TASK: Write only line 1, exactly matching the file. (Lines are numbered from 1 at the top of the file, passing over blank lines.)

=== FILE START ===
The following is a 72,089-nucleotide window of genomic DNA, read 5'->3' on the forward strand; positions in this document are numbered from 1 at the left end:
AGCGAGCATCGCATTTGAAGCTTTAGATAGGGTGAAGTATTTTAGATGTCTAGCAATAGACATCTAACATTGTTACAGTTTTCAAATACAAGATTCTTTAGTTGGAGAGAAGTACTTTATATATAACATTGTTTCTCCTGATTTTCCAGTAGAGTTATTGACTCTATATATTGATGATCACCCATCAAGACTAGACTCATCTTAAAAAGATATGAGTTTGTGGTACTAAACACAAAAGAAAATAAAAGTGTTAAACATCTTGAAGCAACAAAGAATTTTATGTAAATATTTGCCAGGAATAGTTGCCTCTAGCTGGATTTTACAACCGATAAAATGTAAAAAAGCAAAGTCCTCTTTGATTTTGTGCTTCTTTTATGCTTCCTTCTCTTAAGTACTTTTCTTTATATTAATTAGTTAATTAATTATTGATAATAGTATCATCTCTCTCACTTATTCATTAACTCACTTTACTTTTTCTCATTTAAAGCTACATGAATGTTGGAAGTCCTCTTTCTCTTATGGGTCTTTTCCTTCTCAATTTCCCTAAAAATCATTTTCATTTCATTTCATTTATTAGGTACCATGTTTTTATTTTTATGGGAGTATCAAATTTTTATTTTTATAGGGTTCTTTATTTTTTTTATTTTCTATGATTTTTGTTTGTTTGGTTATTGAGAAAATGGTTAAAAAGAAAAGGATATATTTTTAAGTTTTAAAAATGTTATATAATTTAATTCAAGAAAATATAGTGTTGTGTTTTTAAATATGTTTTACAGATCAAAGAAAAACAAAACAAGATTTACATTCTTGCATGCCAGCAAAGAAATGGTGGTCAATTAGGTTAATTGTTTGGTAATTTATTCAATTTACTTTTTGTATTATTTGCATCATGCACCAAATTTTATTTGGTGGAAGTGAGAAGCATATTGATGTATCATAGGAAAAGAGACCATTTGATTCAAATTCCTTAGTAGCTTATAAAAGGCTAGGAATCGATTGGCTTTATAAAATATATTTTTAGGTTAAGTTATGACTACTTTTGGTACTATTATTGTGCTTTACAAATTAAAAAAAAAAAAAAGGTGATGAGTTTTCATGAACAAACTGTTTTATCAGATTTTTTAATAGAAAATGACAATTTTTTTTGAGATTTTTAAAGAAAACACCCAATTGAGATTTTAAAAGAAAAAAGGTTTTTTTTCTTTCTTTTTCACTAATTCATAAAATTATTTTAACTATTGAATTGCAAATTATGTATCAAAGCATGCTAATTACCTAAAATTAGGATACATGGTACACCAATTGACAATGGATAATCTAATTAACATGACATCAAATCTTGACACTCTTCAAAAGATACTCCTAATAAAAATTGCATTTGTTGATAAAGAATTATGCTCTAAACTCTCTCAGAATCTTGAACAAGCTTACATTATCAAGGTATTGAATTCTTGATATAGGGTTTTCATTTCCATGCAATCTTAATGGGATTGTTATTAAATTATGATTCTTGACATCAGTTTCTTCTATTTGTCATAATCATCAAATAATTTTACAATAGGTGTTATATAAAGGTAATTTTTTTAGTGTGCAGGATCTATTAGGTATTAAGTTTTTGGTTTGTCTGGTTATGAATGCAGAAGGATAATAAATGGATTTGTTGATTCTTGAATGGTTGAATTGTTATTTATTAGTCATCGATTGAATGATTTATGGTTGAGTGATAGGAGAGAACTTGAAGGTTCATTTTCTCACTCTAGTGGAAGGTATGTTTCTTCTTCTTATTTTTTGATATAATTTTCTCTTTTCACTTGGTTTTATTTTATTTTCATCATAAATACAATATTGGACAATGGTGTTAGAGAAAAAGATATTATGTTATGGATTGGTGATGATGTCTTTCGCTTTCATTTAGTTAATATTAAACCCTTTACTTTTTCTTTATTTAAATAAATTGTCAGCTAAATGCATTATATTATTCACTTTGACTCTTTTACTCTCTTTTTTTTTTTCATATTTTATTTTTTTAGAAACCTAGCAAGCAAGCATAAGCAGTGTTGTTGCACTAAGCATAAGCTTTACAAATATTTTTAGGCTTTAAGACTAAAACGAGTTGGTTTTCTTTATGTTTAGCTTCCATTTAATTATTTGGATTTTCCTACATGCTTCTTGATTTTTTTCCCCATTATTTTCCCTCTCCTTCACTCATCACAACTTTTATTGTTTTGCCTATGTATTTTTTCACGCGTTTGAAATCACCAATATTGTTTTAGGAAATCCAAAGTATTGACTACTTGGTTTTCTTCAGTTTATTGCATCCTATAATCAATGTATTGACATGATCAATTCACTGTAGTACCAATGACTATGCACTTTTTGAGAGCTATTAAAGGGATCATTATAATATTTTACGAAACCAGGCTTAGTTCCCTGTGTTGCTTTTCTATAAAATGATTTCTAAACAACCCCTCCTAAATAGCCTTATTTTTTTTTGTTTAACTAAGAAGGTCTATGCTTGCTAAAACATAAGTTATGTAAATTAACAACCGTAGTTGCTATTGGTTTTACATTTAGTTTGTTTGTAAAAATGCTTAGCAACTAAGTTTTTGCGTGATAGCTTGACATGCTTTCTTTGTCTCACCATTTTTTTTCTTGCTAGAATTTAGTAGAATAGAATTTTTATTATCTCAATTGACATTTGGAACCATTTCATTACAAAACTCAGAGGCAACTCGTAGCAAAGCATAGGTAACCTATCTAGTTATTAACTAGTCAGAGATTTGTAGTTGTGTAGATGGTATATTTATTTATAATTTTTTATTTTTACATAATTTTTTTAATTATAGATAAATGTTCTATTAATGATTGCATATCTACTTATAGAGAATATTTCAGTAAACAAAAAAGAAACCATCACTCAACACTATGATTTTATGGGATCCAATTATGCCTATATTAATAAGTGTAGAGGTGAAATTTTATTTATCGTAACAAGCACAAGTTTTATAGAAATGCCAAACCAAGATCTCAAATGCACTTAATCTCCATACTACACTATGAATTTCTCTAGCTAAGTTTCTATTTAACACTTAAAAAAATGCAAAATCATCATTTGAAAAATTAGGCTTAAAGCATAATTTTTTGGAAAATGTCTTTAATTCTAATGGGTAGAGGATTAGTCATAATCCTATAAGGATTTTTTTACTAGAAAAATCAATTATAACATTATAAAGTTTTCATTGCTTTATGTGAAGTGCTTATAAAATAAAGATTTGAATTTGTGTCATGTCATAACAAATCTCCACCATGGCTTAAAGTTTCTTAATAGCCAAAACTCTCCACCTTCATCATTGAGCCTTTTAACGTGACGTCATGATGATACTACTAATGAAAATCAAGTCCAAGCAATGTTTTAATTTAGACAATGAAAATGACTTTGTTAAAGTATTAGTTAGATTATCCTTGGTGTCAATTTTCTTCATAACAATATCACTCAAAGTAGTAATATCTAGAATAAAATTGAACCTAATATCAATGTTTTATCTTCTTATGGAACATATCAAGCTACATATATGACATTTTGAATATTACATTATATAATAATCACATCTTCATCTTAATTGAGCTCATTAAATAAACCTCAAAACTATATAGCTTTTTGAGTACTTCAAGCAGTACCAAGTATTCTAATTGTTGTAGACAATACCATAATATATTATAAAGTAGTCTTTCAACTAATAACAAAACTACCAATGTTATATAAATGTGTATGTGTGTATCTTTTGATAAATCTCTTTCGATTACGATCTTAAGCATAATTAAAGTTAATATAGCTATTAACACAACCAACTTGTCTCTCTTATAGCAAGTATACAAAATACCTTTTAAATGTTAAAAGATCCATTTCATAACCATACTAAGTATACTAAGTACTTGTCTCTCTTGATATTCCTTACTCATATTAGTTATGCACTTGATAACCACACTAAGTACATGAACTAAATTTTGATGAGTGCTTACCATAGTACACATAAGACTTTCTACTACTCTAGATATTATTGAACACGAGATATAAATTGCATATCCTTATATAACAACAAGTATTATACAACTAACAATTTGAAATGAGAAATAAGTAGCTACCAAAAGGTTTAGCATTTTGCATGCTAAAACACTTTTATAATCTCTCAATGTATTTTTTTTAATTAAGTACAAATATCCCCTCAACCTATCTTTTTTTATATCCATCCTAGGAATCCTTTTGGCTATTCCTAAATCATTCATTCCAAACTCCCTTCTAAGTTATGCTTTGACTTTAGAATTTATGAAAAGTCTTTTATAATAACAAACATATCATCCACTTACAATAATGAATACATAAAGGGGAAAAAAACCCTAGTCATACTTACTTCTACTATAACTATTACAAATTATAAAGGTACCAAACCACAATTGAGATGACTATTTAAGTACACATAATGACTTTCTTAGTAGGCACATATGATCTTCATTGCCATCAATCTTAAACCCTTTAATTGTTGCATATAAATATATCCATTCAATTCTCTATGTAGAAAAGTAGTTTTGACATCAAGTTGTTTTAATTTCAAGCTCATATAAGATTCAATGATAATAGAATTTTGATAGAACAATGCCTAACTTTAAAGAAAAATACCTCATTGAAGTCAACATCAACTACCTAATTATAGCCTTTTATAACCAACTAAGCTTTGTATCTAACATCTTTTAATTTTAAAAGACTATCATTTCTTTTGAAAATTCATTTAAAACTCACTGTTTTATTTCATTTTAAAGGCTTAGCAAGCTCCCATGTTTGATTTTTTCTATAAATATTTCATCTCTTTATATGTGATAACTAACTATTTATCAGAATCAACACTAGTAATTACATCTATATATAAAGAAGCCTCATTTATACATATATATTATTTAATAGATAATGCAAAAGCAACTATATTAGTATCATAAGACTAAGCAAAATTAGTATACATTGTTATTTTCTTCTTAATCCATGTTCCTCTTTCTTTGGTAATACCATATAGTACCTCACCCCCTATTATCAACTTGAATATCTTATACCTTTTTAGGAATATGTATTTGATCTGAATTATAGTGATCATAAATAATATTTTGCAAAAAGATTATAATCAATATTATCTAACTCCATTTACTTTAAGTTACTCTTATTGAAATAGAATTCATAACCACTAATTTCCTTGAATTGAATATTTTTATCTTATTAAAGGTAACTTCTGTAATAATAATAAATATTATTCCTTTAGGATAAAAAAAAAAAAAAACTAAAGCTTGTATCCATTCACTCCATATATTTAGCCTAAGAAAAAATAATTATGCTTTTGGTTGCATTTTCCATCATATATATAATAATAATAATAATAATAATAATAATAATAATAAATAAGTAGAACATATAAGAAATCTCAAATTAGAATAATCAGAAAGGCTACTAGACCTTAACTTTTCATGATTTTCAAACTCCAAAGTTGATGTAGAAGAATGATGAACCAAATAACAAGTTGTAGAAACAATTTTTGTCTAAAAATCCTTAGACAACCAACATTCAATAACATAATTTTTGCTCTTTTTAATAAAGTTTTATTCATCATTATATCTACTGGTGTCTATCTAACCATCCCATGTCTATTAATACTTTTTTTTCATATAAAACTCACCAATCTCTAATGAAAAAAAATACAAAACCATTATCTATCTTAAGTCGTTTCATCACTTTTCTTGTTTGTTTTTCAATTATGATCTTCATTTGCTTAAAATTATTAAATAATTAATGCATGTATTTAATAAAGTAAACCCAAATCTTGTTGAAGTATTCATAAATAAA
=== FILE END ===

The following is a 72,089-nucleotide window of genomic DNA, read 5'->3' on the forward strand; positions in this document are numbered from 1 at the left end: